So knowing his desire to incorporate military ideals, Dimitroff and trainer Marty Lauzon suggested to Quinn bringing in Acumen Performance Group, run by ex-Navy Seals who apply their training methods to train in both the corporate and athletic arena. Quinn knew the Miami Heat worked with those guys, and with coach Erik Spoelstra signing off on the experience, the Falcons started with APG in 2016.
The lessons were pretty similar to ones that Quinn took from his military friend wounded in battle: Being accountable to one another was vital, as was adhering to what you’ve been taught in the harshest of circumstances. Accordingly, Atlanta broke through that year, reaching the Super Bowl. But the training experience might have been even more valuable after that last game didn’t go to plan.
By then, the APG folks had put Falcons players through a process of writing their own standard operating procedures and code of conduct. Sure enough, sticking to that foundation got the team through the hangover—and a rocky start to 2017.
“The most powerful one, it helped develop our mental toughness,” Quinn said. “For us, we had to show some resiliency, getting your ass kicked at the end of the Super Bowl isn’t a highlight. But it gives you the platform to show resiliency. This is the life we live, as competitors. So we’ve got to come back, let’s make sure we fight and compete. You’ve seen the closeness of this team take on what I hoped it could be.”
And along the way, the benefits have helped deepen the bond between the team and the military. This year the Falcons became the first club to conduct their own USO tour, with linemen Alex Mack and Ben Garland (an Air Force Academy graduate and active captain in the Colorado Air National Guard) and kicker Matt Bryant going with Quinn to Iraq and Kuwait, which was an offshoot of the experience Quinn, Vic Beasley, Paul Worrilow, Grady Jarrett and Bryant had in the Pacific two years ago.
Over there, Quinn got to meet and talk shop with General Paul Funk, but the thing that hit him most was how Mack, Garland and Bryant knew, on their own, the opportunity in front of them, and used it to talk to the soldiers about leadership. And Quinn saw that reciprocated in soldiers asking him how he handled rookies, since the military guys had rookies of their own.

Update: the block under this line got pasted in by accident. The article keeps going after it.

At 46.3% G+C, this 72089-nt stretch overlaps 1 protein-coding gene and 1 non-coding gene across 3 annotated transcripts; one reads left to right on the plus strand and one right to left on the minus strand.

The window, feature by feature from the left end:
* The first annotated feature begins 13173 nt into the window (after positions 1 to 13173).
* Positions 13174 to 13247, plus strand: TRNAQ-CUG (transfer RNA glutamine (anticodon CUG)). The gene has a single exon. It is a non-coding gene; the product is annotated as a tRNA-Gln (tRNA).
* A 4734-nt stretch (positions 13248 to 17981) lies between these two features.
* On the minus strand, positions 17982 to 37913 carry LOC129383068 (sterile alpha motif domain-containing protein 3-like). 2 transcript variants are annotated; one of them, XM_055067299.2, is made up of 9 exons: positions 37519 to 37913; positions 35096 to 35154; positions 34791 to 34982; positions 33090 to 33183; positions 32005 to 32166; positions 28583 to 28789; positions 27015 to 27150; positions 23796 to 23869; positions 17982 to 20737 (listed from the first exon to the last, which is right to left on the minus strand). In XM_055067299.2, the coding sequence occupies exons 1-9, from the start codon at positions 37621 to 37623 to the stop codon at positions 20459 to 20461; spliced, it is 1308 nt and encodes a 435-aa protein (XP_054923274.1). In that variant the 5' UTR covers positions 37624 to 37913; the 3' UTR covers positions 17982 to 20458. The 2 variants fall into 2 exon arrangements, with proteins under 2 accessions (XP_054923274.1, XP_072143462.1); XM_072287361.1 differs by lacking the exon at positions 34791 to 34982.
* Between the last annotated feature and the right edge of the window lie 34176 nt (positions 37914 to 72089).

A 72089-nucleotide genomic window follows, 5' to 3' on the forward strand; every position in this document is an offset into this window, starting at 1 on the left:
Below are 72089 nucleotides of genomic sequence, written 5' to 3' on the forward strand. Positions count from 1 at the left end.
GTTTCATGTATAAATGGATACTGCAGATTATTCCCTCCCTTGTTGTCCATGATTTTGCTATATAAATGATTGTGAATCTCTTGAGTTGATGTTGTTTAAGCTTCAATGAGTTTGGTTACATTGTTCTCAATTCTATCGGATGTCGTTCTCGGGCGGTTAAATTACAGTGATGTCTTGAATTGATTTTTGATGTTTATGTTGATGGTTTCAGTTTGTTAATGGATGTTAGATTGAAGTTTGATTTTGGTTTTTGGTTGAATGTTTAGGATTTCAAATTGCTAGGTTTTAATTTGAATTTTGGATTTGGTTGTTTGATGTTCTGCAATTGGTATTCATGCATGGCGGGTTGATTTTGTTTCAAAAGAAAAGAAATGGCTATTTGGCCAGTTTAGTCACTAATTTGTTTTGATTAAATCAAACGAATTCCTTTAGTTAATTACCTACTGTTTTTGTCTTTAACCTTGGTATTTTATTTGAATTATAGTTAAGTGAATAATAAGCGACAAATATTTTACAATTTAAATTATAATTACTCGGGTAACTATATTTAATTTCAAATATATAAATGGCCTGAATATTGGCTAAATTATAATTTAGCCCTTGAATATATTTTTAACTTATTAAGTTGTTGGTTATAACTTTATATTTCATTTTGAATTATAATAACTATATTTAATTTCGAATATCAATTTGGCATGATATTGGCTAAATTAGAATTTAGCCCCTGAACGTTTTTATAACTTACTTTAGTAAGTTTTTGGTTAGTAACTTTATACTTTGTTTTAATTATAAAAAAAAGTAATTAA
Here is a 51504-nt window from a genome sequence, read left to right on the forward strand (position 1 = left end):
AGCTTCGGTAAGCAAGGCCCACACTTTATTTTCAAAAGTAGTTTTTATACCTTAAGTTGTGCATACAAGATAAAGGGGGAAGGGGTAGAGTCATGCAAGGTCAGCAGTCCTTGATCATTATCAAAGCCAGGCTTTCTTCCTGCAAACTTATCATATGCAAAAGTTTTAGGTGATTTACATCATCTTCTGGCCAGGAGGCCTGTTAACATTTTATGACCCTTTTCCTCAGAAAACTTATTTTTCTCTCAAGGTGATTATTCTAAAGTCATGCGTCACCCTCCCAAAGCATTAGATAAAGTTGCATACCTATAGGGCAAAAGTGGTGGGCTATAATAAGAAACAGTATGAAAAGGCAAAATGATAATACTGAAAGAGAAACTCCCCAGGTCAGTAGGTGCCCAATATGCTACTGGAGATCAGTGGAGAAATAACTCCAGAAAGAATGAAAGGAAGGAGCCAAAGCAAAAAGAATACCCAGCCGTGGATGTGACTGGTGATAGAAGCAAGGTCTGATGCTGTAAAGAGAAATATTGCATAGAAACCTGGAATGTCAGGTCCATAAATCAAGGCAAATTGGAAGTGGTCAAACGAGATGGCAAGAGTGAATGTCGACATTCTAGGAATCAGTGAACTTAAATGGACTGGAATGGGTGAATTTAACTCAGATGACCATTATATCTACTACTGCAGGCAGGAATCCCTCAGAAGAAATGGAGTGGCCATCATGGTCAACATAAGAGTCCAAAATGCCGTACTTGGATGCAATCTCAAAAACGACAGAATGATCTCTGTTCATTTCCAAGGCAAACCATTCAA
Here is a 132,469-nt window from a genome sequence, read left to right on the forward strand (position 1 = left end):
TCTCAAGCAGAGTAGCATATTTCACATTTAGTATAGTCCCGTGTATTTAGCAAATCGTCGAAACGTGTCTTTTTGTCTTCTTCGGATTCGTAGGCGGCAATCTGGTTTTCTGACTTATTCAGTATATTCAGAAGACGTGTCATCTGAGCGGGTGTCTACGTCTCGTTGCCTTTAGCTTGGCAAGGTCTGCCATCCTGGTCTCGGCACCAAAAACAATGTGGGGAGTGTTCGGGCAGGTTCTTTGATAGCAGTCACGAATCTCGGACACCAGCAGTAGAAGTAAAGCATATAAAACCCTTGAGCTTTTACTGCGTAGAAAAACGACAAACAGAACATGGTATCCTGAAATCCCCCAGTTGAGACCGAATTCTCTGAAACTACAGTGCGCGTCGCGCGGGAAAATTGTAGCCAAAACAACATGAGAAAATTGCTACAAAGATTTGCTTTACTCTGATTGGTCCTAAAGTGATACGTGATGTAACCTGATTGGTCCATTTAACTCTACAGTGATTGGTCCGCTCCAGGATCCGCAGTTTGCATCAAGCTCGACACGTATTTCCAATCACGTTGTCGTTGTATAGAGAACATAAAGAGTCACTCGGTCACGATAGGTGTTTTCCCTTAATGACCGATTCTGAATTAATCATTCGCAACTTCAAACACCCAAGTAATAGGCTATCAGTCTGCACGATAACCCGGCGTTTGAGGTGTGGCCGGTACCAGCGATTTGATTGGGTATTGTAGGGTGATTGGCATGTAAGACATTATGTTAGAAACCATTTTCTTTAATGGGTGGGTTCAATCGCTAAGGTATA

Back home, at this point, the benefits are coming organically. In April, Falcons veterans assigned mentors to the 33 rookies on the 90-man roster, with a plan to teach the younger players not about X’s and O’s, but about the standards they’ve set through all the training they’ve gotten. As Quinn describes it, “real training from their teammates.”
The veterans are capable teachers because they’ve seen the value in it, through APG and Quinn’s Corps and USO and also the TAPS program (an organization that provides support for those grieving the loss of a member of the armed forces), which they work with for a game and, like Quinn’s Corps and APG, involves the whole group.
“It gives you a real sense of cooperation and teamwork, it’s a really important part of our craft, and hopefully we can be a model for other people to show what being part of a team can be like,” Quinn said. “I wish more of our country could see what our locker room looks like, because this is a really tight connected group of guys that wanna get it right for one another. That’s the coolest thing to be a part of.”
It’s pretty cool to hear about it, too, particularly during this time of year, and this time in our country’s history, when so many seem to think there’s some sort of divide between those who serve and the athletes who entertain us back home.
Chip Kelly Goes Back to School, But His Influence on the NFL Remains
Last weekend I asked Chip Kelly if being back in college football and the Pac-12 with UCLA feels like riding a bike. His answer was, if you know him, pretty much what you’d expect.
“I wouldn’t say it’s riding a bike,” Kelly said. “Maybe it’s riding a bike going uphill and downhill all the time. There’s always something new every day. That’s the fun part. That’s why we do it. There are always challenges, some you know of and some you didn’t know of. It’s all a bike ride. Sometimes it’s a hilly bike ride. Sometimes it’s on a flat surface. The cool part is you don’t know what’s coming up next.”
For a minute, though, Kelly and I did take look back at his NFL run, which was better than you might remember. In his first year after coming from Oregon, his Eagles went 10-6, and Nick Foles made the Pro Bowl with a 27-to-2 TD/INT ratio. Over three seasons under Kelly, Philly ranked third in points per game and total offense. And even his single year with the Niners saw improvement in Colin Kaepernick’s play and the run game’s numbers.
He’s been gone from the league for about a year-and-a-half now, with a season of TV work bridging the time between the NFL and UCLA. But his presence is still felt all over the league, and it even showed up last year in his old team making a run to a Super Bowl title, using some concepts that Kelly introduced five years ago, which Doug Pederson and company chose to keep after the transition. A few things from our talk …
On the Eagles keeping some of his schematic elements in place. Kelly’s not interested in taking credit now, but it’s a point that more than a few coaches and scouts have made to me in the months since the Eagles won it all.
“I don’t really look at it like that,” Kelly said. “The other part of this is none of us were in the room with Amos Alonzo Stagg and Knute Rockne when this game started, so we all stole it from someone else. Who cares where it came from? We didn’t get into coaching so everyone would say, ‘We run plays or implement things so everybody will say I invented this.’ I mean, if you think you invented it, you’re kinda full of crap.